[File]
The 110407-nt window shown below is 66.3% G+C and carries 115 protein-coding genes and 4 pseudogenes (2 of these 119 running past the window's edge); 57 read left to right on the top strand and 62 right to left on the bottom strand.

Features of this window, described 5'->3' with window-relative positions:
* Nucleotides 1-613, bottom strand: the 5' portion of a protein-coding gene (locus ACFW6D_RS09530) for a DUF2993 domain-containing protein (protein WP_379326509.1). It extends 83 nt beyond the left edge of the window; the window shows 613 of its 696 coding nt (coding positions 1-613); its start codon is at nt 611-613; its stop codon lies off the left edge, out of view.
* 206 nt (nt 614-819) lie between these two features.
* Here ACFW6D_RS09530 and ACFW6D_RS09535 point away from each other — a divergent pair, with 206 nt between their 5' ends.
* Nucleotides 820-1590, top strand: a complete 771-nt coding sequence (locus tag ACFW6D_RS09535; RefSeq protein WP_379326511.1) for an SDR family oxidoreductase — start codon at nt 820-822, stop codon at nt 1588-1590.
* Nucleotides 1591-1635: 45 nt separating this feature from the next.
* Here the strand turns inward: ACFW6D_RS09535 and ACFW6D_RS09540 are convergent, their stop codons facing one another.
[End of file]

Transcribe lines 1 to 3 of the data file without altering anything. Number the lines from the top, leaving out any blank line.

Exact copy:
The 110407-nt window shown below is 66.3% G+C and carries 115 protein-coding genes and 4 pseudogenes (2 of these 119 running past the window's edge); 57 read left to right on the top strand and 62 right to left on the bottom strand.

Features of this window, described 5'->3' with window-relative positions:
* Nucleotides 1-613, bottom strand: the 5' portion of a protein-coding gene (locus ACFW6D_RS09530) for a DUF2993 domain-containing protein (protein WP_379326509.1). It extends 83 nt beyond the left edge of the window; the window shows 613 of its 696 coding nt (coding positions 1-613); its start codon is at nt 611-613; its stop codon lies off the left edge, out of view.